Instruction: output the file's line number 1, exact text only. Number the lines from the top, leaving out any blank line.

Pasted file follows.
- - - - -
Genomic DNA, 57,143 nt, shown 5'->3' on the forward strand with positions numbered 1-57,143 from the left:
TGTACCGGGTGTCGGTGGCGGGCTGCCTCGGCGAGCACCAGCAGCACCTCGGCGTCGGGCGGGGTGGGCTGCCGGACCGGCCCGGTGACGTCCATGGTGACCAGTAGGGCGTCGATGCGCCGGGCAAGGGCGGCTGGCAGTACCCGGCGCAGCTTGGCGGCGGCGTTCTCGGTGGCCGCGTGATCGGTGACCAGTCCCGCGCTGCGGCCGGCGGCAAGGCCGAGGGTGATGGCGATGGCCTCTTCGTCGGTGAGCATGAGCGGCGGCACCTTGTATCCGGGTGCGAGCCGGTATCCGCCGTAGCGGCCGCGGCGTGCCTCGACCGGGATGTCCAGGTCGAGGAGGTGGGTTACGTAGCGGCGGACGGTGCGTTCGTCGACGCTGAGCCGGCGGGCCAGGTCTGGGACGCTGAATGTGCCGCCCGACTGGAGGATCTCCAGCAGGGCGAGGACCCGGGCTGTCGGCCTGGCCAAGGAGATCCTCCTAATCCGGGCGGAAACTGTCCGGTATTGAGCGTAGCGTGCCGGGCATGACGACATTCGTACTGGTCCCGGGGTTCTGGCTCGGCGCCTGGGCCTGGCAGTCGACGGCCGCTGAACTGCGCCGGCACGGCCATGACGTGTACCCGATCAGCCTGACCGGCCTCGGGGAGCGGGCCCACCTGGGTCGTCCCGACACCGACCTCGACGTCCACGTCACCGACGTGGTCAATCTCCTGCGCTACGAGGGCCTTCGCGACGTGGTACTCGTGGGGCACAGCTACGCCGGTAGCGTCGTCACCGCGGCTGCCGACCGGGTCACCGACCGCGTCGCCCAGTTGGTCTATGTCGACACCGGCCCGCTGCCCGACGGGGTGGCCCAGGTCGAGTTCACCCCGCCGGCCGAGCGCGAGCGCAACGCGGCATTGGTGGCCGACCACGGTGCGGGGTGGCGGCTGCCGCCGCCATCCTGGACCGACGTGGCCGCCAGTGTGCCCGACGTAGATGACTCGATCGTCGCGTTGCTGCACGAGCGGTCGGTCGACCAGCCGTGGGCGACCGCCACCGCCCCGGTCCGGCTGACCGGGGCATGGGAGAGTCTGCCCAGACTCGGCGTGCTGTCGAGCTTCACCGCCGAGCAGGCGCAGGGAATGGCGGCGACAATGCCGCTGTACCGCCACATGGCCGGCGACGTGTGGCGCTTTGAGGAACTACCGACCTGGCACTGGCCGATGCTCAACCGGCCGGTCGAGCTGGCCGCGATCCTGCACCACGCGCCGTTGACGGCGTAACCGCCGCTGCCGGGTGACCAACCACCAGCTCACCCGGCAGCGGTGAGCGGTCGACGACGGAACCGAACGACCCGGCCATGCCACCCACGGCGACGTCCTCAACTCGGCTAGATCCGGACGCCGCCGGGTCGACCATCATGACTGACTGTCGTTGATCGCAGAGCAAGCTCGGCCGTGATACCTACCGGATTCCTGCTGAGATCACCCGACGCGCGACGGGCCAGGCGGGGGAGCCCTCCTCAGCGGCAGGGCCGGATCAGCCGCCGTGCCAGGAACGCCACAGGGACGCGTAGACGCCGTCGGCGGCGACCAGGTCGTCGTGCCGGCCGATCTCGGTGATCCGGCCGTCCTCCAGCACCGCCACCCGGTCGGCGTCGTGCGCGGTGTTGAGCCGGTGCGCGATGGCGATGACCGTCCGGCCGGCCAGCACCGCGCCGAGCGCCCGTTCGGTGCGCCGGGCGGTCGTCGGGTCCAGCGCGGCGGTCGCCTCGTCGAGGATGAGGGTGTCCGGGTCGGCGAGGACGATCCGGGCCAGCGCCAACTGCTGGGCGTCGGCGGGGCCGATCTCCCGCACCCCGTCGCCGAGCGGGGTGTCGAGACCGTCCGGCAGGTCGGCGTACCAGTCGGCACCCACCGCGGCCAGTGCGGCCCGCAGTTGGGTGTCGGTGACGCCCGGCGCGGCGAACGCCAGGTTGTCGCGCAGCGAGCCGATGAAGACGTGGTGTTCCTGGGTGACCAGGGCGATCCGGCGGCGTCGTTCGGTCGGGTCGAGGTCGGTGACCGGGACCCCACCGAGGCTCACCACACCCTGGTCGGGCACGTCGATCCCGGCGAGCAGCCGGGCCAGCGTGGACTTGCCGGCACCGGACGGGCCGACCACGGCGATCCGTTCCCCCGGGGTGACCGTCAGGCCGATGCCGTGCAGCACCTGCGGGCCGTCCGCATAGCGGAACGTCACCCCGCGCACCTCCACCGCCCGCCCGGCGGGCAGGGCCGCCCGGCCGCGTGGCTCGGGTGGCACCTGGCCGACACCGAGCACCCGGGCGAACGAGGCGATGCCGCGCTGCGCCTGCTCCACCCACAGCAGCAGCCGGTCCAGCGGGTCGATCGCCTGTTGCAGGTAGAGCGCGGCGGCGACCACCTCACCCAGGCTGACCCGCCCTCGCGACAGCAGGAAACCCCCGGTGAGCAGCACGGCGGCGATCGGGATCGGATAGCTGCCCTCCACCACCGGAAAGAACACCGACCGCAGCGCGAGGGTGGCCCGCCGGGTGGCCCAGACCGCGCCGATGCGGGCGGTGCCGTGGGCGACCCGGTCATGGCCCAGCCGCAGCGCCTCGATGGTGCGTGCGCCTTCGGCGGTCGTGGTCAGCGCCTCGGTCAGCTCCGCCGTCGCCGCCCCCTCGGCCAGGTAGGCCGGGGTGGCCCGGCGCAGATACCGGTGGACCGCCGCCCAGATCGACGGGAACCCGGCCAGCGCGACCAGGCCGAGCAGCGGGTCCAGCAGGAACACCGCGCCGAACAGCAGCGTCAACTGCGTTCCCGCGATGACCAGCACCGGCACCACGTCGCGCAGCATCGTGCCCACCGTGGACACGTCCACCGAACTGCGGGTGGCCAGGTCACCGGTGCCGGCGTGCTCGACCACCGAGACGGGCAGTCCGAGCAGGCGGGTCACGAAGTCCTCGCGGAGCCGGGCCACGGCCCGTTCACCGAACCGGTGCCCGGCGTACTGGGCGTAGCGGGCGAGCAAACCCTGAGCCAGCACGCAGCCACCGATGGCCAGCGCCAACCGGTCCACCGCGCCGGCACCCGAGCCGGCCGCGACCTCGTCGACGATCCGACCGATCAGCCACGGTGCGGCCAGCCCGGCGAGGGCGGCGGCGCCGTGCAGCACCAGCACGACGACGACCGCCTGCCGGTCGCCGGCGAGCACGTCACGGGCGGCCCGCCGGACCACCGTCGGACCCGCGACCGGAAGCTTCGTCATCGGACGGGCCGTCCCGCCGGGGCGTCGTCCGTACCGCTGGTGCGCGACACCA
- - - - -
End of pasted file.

Genomic DNA, 57,143 nt, shown 5'->3' on the forward strand with positions numbered 1-57,143 from the left: